As this is our first blog of 2014 what better way to start than with the UKs favourite vegetable…the potato! There is nothing more satisfying than harvesting your own potatoes. Freshness and flavour alone is far superior that those bought from the supermarket. They are easy enough to grow to and if you have the space then you should definitely give it a go. Continue reading
Roses are a gardeners favourite, there’s no denying it. I fell in love with them when I first went to RHS Rosemore and saw their wonderful collection and after years of travelling around several more gardens with delightful displays, I’ve compiled a list of what I think are some of the best varieties for type, colour and overall beauty.
My All Time Favourite Five Roses
Pink Roses symbolise happiness, elegance, romance, admiration, sweetness and are the perfect Rose to say thank you. They range from subtle hints to deep, bright and vibrant shades and each has its own place in a garden. The more subtle shades should be used in calming colour planting schemes where they bring a tranquil relaxation whereas the vibrant candy pink shades add a sense of fun and liven up any area of the garden.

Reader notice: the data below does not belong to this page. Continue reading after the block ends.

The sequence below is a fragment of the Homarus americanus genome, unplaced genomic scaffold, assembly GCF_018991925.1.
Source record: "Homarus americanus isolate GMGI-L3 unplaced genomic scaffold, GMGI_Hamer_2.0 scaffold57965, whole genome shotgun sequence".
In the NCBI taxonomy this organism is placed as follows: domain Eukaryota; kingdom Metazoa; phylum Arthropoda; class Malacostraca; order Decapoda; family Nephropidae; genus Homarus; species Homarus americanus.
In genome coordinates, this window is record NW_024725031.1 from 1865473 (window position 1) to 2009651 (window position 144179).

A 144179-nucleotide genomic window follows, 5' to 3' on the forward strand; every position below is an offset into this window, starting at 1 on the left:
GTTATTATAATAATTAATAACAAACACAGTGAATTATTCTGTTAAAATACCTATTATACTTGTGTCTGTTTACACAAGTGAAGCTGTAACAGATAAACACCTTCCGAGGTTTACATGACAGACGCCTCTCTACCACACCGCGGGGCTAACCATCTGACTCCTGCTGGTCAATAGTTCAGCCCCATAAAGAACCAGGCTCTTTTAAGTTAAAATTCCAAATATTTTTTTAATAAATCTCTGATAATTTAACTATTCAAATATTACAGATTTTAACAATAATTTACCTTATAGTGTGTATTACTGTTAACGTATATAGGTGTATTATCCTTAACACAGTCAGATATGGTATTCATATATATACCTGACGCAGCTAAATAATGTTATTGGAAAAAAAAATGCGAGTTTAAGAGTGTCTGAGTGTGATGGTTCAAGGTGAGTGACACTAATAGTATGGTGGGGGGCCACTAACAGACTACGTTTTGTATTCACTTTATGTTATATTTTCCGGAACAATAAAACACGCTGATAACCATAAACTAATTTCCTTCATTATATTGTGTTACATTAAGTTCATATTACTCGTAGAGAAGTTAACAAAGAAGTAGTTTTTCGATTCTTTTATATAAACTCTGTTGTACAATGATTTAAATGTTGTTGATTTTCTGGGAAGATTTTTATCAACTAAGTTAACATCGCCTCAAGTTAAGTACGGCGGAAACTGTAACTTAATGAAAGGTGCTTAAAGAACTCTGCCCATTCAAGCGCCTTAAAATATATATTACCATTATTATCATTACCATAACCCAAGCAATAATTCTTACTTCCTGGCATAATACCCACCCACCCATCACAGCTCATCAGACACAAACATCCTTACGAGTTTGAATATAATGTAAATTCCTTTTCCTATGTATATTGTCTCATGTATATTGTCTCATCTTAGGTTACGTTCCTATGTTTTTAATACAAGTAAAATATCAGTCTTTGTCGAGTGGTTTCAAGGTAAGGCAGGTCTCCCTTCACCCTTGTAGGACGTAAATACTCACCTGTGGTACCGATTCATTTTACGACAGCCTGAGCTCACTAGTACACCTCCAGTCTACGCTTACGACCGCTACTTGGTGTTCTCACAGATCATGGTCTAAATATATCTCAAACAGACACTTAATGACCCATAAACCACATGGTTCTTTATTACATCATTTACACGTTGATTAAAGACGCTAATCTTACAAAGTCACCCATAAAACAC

My Top Five Pink Roses
This repeat-flowering pink Rose, ‘Equity’, produces clusters of sumptuous, soft pink blooms throughout the season, to a backdrop of medium green glossy foliage. It has a fairly strong, sweet scent and the compact, bushy growth make it an ideal choice for borders, hedging and mixed planting. This Floribunda Rose will grow to a height of about 100cm, with a spread of 80cm. Continue reading
White Roses symbolise purity, innocence and secrecy and are associated with honour and reverence making them perfect for planting in memory of a loved one. White Roses in a garden add a serene feel yet can be as impactful as fiery and vibrant reds, yellows and oranges.